To date, in glial tumors, IDH status is the principal molecular feature to evaluate in a glioma, as the absence of IDH mutation worsens the prognosis in both lower-grade gliomas and GBM. Generally, IDH mutation is considered an early marker of gliomagenesis; it leads to overproduction of 2-hydroxyglutarate, which influences cellular metabolism, genetic stability, and epigenetic phenomena in oncometabolites. These essential findings signify that IDH mutation could serve as an important crucial predictive factor for treatment response among glioma patients [106,107,108]. In the past few years, predictive or prognostic evaluation of glioma has included IDH1/2 mutation, 1p/19q codeletion, and MGMT promoter methylation. IDH mutation and markers have been identified using omics and next-generation sequencing studies. Studies of anaplastic oligodendroglial glioma have shown that 1p/19q codeletion predicts an overall survival advantage from early procarbazine, lomustine and vincristine treatment, which is a combination of chemotherapy drugs for the treatment of glioma [109,110,111].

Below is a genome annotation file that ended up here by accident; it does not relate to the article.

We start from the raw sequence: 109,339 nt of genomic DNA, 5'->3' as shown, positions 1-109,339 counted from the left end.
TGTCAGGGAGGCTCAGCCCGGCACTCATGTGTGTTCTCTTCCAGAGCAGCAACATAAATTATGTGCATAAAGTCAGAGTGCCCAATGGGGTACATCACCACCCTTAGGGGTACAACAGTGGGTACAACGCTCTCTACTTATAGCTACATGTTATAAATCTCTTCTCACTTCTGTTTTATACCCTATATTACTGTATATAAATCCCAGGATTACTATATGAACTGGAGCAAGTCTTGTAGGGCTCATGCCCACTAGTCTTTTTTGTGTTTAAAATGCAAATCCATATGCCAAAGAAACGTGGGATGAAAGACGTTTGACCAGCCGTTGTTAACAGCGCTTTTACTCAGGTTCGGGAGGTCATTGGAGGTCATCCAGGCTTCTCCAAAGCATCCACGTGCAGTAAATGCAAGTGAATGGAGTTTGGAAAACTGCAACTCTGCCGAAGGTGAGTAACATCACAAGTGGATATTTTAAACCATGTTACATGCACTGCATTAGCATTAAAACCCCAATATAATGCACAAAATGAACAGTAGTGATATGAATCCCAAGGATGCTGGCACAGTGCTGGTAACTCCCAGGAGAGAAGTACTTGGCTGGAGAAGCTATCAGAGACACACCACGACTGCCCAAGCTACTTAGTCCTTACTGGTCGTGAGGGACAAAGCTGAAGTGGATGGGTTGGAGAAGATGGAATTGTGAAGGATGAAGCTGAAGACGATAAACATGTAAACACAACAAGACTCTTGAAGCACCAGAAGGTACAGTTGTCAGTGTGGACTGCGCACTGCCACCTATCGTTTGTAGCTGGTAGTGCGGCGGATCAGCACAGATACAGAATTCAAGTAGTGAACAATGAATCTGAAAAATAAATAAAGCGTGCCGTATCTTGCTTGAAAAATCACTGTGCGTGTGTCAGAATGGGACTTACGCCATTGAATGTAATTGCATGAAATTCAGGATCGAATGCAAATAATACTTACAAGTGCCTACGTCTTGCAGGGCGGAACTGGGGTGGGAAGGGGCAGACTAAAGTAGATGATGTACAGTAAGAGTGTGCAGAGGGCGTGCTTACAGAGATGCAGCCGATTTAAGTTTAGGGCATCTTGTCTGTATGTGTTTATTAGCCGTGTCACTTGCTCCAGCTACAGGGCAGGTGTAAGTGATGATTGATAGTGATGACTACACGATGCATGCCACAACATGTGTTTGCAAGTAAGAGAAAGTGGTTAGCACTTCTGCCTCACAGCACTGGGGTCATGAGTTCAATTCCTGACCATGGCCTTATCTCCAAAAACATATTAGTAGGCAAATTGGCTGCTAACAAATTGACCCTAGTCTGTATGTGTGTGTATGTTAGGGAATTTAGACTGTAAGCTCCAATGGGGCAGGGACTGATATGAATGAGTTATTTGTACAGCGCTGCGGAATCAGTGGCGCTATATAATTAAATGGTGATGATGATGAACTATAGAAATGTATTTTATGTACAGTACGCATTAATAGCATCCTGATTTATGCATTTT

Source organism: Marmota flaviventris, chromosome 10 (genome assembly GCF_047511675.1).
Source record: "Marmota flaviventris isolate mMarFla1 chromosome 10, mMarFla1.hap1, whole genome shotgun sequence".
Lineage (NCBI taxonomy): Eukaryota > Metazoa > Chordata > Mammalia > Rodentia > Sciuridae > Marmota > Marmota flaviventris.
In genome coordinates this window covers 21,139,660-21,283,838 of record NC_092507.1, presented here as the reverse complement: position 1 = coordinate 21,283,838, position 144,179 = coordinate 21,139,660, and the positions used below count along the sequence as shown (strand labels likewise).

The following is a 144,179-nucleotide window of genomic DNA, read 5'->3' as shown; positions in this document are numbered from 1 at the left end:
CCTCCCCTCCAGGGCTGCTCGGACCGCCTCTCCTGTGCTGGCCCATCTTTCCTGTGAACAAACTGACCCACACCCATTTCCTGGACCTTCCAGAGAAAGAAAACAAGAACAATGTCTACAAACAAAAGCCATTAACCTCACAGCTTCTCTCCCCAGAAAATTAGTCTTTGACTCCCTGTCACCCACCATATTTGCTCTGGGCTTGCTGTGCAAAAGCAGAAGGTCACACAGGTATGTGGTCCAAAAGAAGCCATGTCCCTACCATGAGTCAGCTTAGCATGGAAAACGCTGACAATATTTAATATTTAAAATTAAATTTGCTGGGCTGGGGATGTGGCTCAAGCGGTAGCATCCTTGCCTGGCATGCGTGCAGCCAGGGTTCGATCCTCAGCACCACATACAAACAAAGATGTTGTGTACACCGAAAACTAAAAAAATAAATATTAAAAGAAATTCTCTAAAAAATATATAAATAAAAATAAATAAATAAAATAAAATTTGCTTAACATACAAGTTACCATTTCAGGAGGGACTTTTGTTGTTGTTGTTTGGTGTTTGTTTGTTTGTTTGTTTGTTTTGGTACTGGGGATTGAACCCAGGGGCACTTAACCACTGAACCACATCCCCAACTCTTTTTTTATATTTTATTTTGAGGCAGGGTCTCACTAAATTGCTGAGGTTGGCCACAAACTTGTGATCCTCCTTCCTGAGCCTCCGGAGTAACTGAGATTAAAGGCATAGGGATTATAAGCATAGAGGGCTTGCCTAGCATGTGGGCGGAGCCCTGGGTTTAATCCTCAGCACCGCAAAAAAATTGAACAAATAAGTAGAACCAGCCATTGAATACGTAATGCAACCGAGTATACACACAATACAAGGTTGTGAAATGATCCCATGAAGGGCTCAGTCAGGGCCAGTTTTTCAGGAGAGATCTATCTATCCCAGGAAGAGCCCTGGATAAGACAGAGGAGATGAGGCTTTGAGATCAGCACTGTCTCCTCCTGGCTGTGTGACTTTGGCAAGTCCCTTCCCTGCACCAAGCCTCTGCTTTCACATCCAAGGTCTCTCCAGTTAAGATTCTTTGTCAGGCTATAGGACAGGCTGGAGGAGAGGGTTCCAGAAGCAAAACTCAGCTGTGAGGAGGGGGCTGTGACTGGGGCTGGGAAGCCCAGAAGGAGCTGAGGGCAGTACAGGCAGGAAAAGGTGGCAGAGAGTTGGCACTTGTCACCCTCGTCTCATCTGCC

A prognostic biomarker is measured for a defined biological or clinical attribute to provide information on specific outcome (e.g., disease recurrence, disease progression or overall survival in progression-free survival (PFS), death) independent of treatment received. These biomarkers include IDH1/2 mutations, 1p/19q codeletion status, and MGMT promoter methylation status. In addition, sonic hedgehog gene pathway mutation plays an essential role as a target when there is multifactorial molecular resistance to chemotherapeutic drugs and a poor prognosis and targeted therapies are used against medulloblastoma outcome or disease course in this biomarker [112,113,114].